5. African Literature Today is looking for literary texts by African writers in which the protagonist returns to his/her ‘original’ or ancestral ‘home’ in Africa from other parts of the world.

Oxfeld and Long, writing on the ethnography of return suggest that it differs from globalization and transnationalism since ‘it is situated in particular events and experiences’ reflecting ‘particular historical, social, and personal contexts’ (2004: 3). Nevertheless, they go on to state that returns do have an effect not only on the communities the returnee leaves or joins but also on ‘global ways of relating and interacting with one another’ (2004: 3-4). Ideas of return—intentional and actual—have been a consistent feature of the literature of Africa and the African diaspora: from Equiano’s autobiography to Chimamanda Ngozi Adichie’s latest novel, Americanah (2013).

The editors seek articles that explore ideas of ‘return’ to Africa, in fiction and literary non-fiction. For details on where to send the article follow: Call for Articles: African Literature Today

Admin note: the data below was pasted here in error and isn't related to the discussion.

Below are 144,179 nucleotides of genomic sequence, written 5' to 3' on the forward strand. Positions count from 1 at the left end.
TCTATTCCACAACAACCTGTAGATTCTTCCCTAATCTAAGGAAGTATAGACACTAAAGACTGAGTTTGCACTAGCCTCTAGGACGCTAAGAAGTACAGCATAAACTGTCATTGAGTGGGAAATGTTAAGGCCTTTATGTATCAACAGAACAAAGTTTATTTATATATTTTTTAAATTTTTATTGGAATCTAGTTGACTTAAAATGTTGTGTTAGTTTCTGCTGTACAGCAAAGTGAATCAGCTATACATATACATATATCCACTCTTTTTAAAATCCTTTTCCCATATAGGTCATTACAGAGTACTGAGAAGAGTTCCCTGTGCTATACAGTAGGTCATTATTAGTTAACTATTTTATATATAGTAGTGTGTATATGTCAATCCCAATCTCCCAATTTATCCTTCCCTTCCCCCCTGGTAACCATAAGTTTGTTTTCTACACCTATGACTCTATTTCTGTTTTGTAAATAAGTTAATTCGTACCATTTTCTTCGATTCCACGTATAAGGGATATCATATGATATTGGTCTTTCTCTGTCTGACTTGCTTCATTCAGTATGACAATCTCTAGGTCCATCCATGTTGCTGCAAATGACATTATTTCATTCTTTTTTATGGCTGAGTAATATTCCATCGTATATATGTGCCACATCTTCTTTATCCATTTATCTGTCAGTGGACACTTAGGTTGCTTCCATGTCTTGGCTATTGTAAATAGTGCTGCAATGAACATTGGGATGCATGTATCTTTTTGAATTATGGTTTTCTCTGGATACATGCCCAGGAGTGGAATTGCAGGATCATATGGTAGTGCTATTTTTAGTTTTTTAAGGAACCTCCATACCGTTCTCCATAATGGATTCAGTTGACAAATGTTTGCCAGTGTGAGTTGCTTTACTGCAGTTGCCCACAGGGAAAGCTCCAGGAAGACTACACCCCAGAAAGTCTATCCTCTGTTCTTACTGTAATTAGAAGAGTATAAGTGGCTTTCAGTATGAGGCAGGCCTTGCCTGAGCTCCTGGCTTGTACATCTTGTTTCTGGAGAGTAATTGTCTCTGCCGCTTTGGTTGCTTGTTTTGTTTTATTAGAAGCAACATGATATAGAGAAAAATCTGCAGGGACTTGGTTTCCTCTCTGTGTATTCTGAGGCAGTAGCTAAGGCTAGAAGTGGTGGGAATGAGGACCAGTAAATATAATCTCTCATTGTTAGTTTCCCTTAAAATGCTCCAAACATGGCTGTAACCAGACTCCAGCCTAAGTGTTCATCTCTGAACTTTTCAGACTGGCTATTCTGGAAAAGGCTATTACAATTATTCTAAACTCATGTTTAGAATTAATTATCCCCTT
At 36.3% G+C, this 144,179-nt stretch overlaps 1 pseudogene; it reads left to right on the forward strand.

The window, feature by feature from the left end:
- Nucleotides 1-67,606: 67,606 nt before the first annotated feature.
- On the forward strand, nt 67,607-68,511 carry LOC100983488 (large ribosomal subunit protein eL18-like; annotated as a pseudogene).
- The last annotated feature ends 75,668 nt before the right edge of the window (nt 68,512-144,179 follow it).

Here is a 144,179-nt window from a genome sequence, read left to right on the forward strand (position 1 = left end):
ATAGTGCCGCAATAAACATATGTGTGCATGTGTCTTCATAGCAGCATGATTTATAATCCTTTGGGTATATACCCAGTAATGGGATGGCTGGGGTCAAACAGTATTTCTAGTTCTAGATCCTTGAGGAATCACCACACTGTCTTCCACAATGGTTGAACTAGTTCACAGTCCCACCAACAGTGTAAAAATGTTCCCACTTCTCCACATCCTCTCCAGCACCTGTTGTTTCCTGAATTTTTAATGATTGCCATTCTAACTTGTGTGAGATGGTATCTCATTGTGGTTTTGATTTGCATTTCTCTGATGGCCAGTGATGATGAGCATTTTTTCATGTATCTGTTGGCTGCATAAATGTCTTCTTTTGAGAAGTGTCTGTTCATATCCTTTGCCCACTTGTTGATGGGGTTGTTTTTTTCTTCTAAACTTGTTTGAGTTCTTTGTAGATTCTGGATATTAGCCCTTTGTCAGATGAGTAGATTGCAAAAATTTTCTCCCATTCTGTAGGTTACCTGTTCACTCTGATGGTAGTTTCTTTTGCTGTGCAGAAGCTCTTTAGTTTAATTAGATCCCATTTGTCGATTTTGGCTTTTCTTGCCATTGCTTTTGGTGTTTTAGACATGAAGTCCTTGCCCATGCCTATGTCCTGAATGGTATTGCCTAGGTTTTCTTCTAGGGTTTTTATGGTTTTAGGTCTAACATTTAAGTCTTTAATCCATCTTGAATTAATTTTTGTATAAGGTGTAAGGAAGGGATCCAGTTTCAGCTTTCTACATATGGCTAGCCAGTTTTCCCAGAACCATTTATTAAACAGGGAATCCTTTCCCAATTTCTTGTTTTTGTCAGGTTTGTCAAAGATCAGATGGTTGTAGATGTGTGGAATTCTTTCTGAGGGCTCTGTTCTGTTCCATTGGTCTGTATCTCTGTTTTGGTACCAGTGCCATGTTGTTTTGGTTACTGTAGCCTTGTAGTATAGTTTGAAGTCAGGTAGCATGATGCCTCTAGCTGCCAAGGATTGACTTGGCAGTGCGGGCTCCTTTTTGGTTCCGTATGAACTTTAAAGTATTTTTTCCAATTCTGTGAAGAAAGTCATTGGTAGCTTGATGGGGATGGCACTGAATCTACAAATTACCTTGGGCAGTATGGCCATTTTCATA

Deadline is September 15.

6. Earlier this year, in collaboration with the Danish Centre for Culture and Development , Femrite conducted a market survey for Ugandan Literature in Uganda. The team that conducted the survey was led by Pamela Batenga along with Mutale Ttendo and Gertrude Namayanja. Writers of The Pearl shares their findings in: Marketing Ugandan Literature: How To Get Ugandan Books Off The Shelves

7. The 2015 Babishai Niwe Poetry Festival is here. The festival begins with a conversation with Harriet Anena with some of the shortlisted poets and Prof Rem Raj, a Babishai Niwe Board member. The conversation will take place today at the Femrite offices on Kira Raod at 5:30pm.

See the rest of the festival programme here: 2015 Babishai Niwe Poetry Festival Programme

Have a great week!

7/7 is Sooo Many Stories’ way of helping you beat the Monday blues. 7 things that are making me happy in the literary world that will make you happy too!

#TBT: David Tumusiime and Ugandan writers in Kut


When you have a blog, it is so easy, sometimes, to get carried away with page views, Google analytics, Twitter analytics, impressions and the like. All those are important of course, but can sometimes take away the joy of something you really loved when you started. What do I do to remind myself why I started?

I read! And this is what I have been catching up on…

I have been reading short stories by David Tumusiime for a while now. He’s one of those people I am always happy to read. His stories Ray Kali and Seance on A Wet Afternoon have been published on this blog. In the recent past, he’s had two short stories published in The East African. Read them here:

This is not my life but Bernard doesn’t know